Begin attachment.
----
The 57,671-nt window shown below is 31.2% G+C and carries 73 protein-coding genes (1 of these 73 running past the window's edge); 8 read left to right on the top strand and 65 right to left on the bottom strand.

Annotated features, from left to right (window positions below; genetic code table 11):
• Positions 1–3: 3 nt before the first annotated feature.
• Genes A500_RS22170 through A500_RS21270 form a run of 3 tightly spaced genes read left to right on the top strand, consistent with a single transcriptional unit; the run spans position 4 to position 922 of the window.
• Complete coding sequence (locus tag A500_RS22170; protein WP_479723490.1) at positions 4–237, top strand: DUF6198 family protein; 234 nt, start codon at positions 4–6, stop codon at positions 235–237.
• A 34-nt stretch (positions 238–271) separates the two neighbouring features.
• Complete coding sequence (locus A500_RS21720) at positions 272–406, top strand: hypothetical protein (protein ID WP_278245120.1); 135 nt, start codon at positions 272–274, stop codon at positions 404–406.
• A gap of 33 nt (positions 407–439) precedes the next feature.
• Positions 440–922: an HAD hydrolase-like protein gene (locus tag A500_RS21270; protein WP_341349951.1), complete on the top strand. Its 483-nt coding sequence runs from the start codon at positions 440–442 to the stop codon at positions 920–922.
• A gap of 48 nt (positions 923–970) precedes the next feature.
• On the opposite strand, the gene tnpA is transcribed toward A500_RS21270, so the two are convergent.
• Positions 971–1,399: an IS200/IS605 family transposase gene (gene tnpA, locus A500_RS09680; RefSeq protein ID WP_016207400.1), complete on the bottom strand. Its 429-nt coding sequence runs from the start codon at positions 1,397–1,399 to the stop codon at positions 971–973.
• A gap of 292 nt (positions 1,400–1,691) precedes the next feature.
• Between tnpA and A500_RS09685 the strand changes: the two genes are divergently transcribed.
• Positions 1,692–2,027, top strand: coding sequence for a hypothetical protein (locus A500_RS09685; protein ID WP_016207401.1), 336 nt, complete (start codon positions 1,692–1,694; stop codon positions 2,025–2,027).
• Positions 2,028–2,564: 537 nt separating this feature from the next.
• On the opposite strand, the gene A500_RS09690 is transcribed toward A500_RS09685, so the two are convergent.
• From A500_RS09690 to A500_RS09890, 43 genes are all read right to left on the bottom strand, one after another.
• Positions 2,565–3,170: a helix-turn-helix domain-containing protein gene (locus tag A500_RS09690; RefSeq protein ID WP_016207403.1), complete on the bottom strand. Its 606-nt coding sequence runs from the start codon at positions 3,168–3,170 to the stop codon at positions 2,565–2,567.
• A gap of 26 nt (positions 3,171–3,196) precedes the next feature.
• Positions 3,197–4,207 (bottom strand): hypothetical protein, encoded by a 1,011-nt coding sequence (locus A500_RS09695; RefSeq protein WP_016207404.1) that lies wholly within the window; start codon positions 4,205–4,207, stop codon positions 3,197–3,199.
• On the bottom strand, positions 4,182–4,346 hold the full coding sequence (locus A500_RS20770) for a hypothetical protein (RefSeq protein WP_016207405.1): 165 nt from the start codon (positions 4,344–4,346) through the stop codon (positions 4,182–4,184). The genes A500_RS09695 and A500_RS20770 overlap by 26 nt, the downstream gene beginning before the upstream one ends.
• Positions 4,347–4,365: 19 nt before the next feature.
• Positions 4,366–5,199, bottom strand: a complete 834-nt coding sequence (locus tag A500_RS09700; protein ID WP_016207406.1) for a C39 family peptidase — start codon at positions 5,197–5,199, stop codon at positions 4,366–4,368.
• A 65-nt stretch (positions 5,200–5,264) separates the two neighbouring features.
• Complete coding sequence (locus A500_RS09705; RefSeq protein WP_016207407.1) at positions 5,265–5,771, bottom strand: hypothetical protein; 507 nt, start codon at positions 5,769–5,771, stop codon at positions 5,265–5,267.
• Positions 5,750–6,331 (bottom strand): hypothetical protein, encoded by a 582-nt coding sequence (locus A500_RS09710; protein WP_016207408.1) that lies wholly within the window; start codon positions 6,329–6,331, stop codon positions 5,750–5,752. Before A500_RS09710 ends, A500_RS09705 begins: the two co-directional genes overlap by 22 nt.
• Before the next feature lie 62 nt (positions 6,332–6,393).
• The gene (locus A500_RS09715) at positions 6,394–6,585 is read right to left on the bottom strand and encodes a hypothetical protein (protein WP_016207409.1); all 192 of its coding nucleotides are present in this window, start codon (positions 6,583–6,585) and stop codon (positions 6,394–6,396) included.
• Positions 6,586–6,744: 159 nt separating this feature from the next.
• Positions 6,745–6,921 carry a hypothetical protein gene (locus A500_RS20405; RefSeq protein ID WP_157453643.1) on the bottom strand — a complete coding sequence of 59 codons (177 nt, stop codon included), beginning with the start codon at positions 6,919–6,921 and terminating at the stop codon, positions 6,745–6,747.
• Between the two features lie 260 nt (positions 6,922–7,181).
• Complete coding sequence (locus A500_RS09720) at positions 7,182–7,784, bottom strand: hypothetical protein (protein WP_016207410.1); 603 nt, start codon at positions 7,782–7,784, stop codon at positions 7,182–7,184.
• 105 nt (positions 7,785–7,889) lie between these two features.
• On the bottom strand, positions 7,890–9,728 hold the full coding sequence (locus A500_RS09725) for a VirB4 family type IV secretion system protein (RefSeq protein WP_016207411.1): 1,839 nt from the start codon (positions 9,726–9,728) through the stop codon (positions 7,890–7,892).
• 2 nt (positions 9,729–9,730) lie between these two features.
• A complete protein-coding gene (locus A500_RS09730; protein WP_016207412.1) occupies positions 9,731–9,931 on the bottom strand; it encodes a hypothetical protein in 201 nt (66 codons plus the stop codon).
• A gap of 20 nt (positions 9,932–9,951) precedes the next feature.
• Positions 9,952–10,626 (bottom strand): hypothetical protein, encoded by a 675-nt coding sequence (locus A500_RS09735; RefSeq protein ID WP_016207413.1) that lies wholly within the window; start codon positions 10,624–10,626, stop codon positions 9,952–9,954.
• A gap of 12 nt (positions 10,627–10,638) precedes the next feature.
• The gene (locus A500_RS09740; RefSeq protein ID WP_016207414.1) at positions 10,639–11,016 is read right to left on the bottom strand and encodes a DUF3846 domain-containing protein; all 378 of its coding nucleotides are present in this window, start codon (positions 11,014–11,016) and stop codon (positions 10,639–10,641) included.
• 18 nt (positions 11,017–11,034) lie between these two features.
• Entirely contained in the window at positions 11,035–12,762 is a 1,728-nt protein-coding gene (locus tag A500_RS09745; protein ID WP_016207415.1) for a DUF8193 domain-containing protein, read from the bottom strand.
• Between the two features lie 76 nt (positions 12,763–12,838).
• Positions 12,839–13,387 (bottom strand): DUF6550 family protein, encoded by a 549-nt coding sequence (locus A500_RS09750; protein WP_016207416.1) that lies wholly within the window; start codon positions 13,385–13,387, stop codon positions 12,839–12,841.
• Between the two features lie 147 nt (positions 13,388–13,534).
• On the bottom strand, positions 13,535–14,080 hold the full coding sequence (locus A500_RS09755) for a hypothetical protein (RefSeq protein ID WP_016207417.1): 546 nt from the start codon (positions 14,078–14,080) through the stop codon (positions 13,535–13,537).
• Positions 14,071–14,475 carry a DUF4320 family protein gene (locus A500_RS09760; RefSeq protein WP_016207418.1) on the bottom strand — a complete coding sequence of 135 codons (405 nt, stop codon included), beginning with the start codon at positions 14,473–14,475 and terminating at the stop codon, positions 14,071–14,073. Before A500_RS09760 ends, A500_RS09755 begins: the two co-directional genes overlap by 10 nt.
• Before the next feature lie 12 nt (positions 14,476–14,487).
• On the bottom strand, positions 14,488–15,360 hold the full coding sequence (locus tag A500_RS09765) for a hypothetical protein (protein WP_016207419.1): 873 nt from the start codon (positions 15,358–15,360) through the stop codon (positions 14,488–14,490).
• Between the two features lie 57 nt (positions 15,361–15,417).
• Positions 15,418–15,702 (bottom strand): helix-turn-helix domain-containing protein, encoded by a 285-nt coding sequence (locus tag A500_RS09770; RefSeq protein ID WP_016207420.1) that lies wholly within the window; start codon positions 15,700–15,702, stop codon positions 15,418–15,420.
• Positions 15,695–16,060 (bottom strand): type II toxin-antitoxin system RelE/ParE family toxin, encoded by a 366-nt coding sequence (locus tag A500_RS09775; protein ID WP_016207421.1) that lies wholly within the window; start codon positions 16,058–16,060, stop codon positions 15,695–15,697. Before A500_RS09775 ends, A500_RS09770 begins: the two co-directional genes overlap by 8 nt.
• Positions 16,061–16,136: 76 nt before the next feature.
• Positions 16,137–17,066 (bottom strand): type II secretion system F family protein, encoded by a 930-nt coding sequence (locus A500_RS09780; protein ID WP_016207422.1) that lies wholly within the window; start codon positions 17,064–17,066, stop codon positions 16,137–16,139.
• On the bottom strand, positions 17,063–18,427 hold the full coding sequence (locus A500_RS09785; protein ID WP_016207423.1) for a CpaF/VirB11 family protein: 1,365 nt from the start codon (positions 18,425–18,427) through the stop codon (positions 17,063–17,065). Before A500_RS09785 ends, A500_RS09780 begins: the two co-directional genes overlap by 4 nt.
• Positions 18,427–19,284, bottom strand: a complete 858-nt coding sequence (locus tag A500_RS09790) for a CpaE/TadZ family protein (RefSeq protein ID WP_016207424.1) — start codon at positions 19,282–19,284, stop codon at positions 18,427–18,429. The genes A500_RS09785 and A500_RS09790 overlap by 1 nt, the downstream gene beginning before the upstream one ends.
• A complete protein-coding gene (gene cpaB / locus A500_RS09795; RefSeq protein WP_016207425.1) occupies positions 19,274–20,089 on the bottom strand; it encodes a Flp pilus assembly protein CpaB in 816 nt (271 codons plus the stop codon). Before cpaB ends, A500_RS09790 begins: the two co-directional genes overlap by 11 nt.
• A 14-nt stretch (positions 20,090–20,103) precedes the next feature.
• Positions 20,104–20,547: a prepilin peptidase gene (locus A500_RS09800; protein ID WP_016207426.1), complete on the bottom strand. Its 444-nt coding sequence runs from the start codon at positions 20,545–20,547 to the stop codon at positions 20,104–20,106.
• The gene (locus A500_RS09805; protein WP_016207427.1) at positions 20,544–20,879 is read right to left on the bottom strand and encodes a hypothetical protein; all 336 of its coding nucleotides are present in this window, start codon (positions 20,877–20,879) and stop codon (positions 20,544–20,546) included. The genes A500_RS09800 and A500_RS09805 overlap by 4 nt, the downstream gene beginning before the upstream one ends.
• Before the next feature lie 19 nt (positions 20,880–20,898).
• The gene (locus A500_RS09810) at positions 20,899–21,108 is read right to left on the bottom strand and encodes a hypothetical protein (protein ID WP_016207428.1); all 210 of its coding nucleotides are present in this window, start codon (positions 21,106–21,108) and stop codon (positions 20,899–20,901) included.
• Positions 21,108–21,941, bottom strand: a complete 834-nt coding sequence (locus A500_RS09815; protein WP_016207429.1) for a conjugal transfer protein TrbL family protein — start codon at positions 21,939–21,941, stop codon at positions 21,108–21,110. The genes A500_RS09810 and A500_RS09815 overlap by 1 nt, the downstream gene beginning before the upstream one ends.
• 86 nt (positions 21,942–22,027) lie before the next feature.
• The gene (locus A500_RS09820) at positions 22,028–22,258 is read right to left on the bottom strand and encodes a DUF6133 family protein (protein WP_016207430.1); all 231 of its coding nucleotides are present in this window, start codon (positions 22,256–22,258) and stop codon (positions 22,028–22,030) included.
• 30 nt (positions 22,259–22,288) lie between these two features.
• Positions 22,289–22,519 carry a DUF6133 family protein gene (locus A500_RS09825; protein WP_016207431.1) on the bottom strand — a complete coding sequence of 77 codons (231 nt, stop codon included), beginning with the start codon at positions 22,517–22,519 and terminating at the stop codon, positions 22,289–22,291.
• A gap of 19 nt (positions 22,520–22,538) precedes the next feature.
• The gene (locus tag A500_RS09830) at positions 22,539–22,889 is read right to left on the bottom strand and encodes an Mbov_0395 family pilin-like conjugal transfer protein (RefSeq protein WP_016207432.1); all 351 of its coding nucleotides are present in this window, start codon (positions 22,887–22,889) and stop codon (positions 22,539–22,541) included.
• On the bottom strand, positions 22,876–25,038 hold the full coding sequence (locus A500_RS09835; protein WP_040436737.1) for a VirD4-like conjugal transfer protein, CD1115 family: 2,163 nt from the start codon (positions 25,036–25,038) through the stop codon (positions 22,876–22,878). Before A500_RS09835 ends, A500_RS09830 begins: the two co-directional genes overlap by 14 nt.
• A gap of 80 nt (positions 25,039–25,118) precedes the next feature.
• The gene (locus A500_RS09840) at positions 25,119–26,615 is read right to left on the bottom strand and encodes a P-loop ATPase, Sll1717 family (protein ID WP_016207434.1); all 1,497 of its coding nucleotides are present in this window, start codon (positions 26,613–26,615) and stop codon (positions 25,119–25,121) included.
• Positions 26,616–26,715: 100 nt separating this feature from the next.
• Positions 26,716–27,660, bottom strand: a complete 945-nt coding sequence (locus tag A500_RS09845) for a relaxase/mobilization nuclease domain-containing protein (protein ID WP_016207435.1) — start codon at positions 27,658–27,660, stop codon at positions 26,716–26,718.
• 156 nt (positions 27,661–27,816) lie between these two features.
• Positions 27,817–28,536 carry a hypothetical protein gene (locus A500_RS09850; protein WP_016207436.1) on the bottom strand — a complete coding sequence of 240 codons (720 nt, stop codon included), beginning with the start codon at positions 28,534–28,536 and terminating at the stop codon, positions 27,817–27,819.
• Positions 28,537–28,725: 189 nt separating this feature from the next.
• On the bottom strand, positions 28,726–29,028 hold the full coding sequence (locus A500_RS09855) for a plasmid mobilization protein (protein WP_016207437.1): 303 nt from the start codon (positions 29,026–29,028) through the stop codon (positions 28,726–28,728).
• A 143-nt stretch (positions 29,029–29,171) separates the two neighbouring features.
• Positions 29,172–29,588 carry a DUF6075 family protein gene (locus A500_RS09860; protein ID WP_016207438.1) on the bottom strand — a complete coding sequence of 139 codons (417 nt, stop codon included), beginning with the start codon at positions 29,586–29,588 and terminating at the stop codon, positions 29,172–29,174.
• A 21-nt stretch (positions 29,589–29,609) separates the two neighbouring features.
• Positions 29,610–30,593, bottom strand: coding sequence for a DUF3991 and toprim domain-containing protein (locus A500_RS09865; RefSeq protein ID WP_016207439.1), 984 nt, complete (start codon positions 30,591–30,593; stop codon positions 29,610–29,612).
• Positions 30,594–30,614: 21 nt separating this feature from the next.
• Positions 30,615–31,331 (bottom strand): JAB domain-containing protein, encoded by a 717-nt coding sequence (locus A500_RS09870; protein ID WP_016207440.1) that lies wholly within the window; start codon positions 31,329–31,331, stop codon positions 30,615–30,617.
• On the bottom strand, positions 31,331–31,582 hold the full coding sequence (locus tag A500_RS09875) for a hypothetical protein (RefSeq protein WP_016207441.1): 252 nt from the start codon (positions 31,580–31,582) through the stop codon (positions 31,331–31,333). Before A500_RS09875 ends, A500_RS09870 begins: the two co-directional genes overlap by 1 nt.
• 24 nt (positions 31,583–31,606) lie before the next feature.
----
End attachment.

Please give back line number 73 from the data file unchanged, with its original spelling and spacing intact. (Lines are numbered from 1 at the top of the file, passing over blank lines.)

• The gene (locus A500_RS09840) at positions 25,119–26,615 is read right to left on the bottom strand and encodes a P-loop ATPase, Sll1717 family (protein ID WP_016207434.1); all 1,497 of its coding nucleotides are present in this window, start codon (positions 26,613–26,615) and stop codon (positions 25,119–25,121) included.